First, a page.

Contrary to what I was originally told, I received word a few days ago that the Women’s Judo Championships in Las Vegas scheduled for January 23 will use the new rules. How that came about is more troubling and disappointing than the decision itself. An official from the USJA asked several of the referees what they thought we ought to do. Hello! What do you think referees are going to say? Their allegiance is to the rules, not the sport. For the life of me, I don’t understand why the tournament director didn’t make that decision? Meek sheep falling in line?
All is not lost however. Four in-house, development tournaments in Southern California will be held in the next three months. Old rules will prevail. Patrick Mahon from Australia has indicated that many of you have emailed him to inquire about the petition he is working on. Let’s get other coaches and players to do the same. Check out the last batch of comments my blog has received.
Here’s what a local assistant coach from Southern California just emailed me.
I also share your frustration with the rule changes. I’m one of the people increasingly discouraged with judo politics and the frequent rule changes. As a 1-2x/year competitor, I’m not that interested in keeping up with the constant rule changes. Judo is becoming so idiosyncratic that I’m afraid it will CONTINUE down the path towards becoming irrelevant. Nonetheless, I do appreciate your insightful posts. I look forward to seeing you soon.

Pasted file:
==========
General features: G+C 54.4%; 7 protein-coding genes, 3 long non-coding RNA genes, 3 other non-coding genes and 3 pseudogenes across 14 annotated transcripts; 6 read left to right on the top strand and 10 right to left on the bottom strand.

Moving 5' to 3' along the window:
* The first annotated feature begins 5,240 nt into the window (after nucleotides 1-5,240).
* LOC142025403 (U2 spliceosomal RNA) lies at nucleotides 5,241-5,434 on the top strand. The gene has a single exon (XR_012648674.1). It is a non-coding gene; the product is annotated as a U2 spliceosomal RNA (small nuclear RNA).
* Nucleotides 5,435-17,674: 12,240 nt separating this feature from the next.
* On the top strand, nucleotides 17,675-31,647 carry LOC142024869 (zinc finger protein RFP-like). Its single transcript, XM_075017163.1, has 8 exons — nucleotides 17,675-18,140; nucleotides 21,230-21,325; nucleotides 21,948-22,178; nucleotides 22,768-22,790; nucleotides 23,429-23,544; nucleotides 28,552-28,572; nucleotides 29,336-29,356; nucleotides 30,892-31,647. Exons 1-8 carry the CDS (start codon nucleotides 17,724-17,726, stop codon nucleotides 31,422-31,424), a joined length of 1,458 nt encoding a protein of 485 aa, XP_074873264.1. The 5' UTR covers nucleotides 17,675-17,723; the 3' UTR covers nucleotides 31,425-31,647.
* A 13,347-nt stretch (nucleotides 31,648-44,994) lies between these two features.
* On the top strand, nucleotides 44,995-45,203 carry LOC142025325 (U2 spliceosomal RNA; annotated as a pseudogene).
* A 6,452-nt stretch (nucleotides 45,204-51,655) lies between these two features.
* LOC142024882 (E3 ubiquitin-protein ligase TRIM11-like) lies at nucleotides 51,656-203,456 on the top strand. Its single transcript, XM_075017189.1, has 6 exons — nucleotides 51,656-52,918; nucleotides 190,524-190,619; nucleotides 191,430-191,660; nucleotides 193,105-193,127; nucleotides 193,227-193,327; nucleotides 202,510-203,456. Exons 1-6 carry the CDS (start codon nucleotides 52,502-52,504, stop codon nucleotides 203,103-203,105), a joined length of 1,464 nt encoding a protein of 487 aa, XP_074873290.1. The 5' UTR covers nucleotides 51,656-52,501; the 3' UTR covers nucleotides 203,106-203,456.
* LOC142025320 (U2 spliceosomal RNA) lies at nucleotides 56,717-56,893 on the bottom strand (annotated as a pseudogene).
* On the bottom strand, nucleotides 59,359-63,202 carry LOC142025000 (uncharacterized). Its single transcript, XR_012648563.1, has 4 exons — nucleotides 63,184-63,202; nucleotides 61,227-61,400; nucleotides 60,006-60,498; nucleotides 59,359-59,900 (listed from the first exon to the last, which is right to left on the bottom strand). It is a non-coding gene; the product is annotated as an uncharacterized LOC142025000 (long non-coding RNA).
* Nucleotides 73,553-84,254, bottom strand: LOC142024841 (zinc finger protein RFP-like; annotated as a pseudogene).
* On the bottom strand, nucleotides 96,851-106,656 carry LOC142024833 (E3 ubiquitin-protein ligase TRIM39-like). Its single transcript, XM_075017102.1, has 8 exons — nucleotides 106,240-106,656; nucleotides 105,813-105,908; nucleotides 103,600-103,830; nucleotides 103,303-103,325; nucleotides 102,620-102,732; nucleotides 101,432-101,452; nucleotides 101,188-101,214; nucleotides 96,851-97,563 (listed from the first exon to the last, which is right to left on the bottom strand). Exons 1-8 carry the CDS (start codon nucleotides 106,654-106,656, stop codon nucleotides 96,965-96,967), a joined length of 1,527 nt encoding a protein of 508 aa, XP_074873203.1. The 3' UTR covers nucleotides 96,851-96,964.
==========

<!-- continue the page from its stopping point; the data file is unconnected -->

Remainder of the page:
I sense that many in Judo, whether competitors or not, share his feelings. Becoming irrelevant is not what I wish for Judo to become. If we allow this latest round of rule modifications to take firm hold, irrelevant is what Judo will become. This is especially true if we teach to the rules as many dojos do, rather than teach the full scope of Judo techniques.
One of our leaders who is looking at the big picture and doing something about it is AnnMaria DeMars, President of the United States Judo Association. She is proposing that the USJA adopt “development rules” for tournaments. These rules would encourage the development of Judo skills rather than merely award wins and losses. This is in line with my November 3, 2009 blog Where is Judo’s Futsal?. She’s been looking into the AAU rules, and is open to other ideas. If you would like to offer suggestions, please contact her at firstname.lastname@example.org.
I’ve just finished reading Winners Never Cheat by Jon M. Huntsman. Huntsman writes:
A crisis allows the opportunity to dip deep into the reservoirs of our very being, to rise to levels of confidence, strength, and resolve that otherwise we didn’t think we possessed. Through adversity, we come face to face with who we really are and what really counts.
I believe we are at a crisis. I ask you to join me in rising to a level of resolve we have never reached before. Help AnnMaria DeMars, Patrick Mahon, me, and hundreds of others take back our sport.